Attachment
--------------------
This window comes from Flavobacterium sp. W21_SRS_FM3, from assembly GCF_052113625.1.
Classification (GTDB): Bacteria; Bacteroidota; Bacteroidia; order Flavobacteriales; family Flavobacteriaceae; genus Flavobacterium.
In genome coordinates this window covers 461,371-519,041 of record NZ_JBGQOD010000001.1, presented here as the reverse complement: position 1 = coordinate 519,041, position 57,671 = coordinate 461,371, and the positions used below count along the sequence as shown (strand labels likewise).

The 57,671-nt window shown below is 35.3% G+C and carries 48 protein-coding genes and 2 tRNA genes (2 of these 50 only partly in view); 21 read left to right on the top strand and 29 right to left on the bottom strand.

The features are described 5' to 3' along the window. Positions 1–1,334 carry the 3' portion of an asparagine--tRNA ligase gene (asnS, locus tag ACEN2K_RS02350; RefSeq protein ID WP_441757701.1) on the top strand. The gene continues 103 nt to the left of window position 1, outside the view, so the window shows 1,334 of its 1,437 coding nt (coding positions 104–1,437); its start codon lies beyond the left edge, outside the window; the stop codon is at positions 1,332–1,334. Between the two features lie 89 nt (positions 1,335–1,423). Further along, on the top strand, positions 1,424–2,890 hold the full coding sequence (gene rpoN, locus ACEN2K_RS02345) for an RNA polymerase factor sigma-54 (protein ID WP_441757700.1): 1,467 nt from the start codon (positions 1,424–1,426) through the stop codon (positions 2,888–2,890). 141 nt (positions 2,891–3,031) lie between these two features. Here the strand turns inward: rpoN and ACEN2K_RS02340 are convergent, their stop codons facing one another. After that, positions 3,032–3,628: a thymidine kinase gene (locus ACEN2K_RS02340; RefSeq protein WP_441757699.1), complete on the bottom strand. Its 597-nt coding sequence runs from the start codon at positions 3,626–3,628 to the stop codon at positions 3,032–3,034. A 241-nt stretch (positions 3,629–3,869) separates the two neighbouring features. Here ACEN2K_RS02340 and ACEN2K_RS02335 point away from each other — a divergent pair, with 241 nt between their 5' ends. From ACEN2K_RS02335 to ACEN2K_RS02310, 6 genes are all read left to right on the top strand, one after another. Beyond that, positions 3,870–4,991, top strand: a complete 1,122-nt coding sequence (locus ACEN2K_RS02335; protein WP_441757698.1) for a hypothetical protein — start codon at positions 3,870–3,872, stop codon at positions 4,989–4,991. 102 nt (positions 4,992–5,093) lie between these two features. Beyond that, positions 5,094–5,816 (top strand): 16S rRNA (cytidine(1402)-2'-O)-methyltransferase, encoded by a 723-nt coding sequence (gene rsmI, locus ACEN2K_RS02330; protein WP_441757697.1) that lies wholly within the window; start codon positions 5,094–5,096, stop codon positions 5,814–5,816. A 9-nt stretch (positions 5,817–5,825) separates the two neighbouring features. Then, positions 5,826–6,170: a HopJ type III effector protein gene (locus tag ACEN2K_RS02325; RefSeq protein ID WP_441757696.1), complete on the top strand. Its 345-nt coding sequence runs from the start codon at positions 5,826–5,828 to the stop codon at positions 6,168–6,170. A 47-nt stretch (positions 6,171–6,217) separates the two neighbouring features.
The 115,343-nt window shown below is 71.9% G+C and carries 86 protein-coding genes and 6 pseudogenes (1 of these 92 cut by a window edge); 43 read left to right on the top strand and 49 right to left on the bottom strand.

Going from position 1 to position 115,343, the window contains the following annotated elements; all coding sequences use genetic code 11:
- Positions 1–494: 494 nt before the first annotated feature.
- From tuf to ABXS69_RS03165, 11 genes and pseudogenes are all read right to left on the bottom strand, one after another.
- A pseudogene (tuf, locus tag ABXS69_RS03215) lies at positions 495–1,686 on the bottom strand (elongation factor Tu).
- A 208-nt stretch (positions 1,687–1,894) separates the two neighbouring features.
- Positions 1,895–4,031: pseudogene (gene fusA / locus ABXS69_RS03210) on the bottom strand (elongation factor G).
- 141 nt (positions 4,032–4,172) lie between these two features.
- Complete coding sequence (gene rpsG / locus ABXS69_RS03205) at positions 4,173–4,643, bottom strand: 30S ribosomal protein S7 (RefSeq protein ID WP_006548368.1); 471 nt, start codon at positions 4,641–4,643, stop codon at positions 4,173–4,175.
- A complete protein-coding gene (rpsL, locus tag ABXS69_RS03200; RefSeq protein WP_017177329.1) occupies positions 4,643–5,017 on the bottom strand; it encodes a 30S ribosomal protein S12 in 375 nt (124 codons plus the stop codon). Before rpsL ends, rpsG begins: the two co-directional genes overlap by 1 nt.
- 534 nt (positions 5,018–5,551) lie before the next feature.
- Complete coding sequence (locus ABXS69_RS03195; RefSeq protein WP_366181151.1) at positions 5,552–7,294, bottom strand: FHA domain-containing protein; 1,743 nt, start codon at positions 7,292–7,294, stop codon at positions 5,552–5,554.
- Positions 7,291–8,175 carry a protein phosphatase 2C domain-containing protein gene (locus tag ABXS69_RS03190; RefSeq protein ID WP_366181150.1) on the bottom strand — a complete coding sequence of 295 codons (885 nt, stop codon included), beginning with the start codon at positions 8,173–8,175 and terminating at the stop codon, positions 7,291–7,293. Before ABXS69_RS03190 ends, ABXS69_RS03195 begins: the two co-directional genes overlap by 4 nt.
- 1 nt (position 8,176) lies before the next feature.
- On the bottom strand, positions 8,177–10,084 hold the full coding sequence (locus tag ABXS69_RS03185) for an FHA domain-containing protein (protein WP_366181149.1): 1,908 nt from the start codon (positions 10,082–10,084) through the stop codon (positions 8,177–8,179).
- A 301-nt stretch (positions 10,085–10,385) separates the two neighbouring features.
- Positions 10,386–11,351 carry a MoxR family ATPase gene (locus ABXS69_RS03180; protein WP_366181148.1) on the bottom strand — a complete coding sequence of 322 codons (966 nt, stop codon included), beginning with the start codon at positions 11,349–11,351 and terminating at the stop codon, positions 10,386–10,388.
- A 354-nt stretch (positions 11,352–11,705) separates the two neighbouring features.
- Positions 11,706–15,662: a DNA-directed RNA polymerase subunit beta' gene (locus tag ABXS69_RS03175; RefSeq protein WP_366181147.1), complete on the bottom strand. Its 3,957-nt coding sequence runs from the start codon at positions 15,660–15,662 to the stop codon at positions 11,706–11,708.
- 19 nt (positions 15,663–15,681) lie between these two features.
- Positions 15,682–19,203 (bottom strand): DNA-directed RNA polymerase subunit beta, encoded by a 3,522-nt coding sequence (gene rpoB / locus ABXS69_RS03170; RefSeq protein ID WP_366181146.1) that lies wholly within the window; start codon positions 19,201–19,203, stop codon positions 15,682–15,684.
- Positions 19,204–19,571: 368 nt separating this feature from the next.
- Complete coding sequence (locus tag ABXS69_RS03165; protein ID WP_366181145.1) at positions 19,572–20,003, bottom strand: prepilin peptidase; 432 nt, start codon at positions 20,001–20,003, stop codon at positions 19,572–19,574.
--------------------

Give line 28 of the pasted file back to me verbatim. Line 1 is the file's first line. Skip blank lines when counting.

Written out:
- Complete coding sequence (locus tag ABXS69_RS03165; protein ID WP_366181145.1) at positions 19,572–20,003, bottom strand: prepilin peptidase; 432 nt, start codon at positions 20,001–20,003, stop codon at positions 19,572–19,574.